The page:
Why would someone who works in the pensions industry, not even well paid, vote for Steve Webb? Basically said he was going to make things worse for us year after year. Charges are not as high as he made out. He didn’t discount for inflation, which makes a big difference over 30 years.

  • Bill le Breton 10th Dec '15 - 9:05am

    Steve Webb is referring to a pernicious decision that impacted on a relatively small ‘cohort’ of women who found their retirement age pushed back for a second time with little or no time for them to make the necessary changes to retirement planning.

    SW is to be congratulated for gaining some funds to ameliorate this injustice, but these funds were clearly inadequate, given the statement above. He needed £3b – he ‘got’ £1b to rectify this’bad decision’.

    But where were Nick Clegg and Danny Alexander in this?

    SW refers to ‘facing’ the PM and the Chancellor … if this was not a gathering of the Quad, why not? Note that it was women facing this injustice following a ‘bad decision’, not men.

    I would also take issue with ‘it had simply gone too far’. There were plenty of noises and protests immediately the decision was made.

    On the new flat rate pension, I wrote to the Minister asking why it was not possible to allow those on the cusp of this decision i.e. those reaching retirement age either side of the introduction in April 2016 could not have the right to choose which of the schemes related to them. I received a reply, a very long reply, suggesting that the old scheme might be a better deal for a large number of people. I wonder in the light of later revelations whether this reflected knowledge that not everyone would be entitled to the full flat rate.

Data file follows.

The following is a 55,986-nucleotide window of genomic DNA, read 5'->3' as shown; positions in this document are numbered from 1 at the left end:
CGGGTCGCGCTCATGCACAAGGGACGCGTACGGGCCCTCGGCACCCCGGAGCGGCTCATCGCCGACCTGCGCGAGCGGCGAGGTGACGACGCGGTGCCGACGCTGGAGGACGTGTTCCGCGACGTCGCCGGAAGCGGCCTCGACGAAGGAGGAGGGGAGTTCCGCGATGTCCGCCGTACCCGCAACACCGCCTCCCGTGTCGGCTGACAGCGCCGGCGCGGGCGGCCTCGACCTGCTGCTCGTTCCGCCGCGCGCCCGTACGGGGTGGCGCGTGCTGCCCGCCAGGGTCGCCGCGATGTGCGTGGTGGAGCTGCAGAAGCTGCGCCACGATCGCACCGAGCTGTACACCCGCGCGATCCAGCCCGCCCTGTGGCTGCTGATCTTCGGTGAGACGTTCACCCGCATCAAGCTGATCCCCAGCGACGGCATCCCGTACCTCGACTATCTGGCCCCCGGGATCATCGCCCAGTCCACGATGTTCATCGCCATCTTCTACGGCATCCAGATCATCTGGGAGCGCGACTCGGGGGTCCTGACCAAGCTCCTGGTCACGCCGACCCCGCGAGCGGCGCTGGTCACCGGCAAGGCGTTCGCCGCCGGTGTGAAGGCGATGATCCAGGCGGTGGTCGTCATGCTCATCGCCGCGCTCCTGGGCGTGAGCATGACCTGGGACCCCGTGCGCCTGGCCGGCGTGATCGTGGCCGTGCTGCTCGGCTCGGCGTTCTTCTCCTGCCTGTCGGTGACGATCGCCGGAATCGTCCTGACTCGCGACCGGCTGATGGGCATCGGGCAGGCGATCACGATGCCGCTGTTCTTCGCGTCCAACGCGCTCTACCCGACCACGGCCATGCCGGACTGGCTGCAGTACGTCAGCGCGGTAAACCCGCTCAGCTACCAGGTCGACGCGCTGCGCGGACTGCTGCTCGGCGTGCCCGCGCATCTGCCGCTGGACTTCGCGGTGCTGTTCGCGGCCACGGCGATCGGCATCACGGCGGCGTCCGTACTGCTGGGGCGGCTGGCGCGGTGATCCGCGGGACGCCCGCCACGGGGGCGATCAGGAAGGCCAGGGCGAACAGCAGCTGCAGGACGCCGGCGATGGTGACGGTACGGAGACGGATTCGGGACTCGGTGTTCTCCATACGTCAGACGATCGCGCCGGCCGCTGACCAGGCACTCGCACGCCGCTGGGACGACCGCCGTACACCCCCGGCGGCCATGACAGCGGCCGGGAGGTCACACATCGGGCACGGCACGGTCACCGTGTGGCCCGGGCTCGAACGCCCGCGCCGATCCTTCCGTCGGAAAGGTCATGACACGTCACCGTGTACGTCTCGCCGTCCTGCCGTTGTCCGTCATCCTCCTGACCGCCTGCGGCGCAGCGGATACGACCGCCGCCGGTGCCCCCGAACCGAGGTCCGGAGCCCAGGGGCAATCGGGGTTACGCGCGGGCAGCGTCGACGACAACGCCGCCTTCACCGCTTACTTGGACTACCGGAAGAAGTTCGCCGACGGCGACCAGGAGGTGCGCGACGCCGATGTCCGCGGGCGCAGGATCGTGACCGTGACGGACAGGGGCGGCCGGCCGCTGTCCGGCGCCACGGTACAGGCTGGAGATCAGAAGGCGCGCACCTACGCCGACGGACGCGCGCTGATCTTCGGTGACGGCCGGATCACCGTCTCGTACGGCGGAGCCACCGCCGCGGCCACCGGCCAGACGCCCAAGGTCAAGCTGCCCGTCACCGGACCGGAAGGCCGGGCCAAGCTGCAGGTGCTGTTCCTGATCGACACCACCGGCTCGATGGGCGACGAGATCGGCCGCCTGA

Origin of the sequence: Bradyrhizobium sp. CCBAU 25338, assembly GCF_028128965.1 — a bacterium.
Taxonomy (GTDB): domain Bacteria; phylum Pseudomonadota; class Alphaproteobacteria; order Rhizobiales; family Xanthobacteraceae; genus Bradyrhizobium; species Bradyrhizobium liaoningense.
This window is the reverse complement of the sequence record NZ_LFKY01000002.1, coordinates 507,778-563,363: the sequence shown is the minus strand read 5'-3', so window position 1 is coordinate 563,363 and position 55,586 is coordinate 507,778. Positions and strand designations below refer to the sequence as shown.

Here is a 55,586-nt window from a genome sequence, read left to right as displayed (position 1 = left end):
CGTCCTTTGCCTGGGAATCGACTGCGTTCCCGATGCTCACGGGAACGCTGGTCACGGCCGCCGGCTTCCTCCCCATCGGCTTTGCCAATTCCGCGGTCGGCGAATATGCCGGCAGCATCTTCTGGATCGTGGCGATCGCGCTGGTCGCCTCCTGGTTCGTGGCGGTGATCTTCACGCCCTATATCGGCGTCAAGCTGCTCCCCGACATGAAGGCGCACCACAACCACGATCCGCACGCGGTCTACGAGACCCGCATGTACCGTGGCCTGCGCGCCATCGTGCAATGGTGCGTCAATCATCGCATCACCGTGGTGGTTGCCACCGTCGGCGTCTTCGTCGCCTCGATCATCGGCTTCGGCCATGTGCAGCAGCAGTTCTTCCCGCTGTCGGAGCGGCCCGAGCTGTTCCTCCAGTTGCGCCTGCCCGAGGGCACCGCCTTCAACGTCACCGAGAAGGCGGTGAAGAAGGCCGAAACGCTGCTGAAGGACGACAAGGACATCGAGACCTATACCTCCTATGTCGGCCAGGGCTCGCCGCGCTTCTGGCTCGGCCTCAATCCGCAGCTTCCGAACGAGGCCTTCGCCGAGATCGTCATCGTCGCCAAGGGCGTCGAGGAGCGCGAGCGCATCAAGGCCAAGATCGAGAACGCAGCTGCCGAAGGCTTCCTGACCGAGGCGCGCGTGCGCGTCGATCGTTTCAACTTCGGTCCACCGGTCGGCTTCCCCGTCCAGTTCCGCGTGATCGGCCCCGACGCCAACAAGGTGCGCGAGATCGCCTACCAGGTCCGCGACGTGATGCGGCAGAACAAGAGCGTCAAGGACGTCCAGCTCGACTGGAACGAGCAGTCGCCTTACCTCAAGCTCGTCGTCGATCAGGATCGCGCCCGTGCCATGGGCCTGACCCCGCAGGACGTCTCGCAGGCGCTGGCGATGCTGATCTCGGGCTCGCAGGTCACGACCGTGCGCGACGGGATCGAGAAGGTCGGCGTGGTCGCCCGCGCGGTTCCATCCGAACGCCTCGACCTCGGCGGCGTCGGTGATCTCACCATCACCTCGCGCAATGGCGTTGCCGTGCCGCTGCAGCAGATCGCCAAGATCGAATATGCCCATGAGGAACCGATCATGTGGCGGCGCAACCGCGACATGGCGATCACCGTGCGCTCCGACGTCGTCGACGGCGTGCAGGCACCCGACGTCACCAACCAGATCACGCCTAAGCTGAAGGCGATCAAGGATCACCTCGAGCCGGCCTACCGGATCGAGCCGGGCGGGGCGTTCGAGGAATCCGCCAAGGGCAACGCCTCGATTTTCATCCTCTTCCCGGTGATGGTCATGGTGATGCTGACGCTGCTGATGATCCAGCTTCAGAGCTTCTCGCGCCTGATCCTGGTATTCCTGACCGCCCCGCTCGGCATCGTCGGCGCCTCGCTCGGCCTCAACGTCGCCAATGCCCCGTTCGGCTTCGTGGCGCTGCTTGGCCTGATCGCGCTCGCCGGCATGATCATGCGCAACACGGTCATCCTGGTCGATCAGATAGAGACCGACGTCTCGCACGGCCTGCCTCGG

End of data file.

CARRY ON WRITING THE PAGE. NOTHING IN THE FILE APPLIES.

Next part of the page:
Once again I believe it will be women who are the main losers under the new scheme.

    And let’s not forget that Steve Webb was one of the best of our Ministers.

  • nigel hunter 10th Dec '15 - 9:23am

    The triple lock is a good thing. However now that the over 60s have now become the “wealthiest” group in the .country because of them owning property etc. ,maybe in future the pension rise could be put at 1% lock plus inflation. The money saved could be used to expand the Open University for all . Retired people could be recruited for part time classes to augment incomes. to widen peoples education opportunities.

  • I am one of the women adversely affected because of Steve Webb. I also do not get the new state pension due to being contracted out for a few years. I get a small GMP but this will never rise with inflation and will stay the same thus losing value year on year. I have over 40 years NI but several are ignored. We were persuaded by government to contract out but that was a big mistake as now we have to deal with a double whammy. No doubt the rules will change again and I doubt in a good way. What is so annoying is the way Steve Webb sold the new pension as a wonderful thing and misled us. What awful excuses he is trying to make.

  • Eddie Sammon 18th Dec '15 - 5:00pm

    Steve Webb has just gone up in my estimations. He’s suggested a voucher service to provide free financial guidance. The problem is the original plans for all this free government financial advice have just been hitting the industry and we’ve not been benefitting at all. The free services were even paid for via industry levy as a double blow.

    A voucher system would mean we could all benefit. I had big fears about the direction of free financial advice. Especially when it was being paid for by an industry that it was damaging.

    http://www.ftadviser.com/2015/12/18/pensions/personal-pensions/webb-urges-consider-ifa-voucher-to-cut-pension-wise-cost-gY1pN8l5YTMl32K36iPIjN/article.html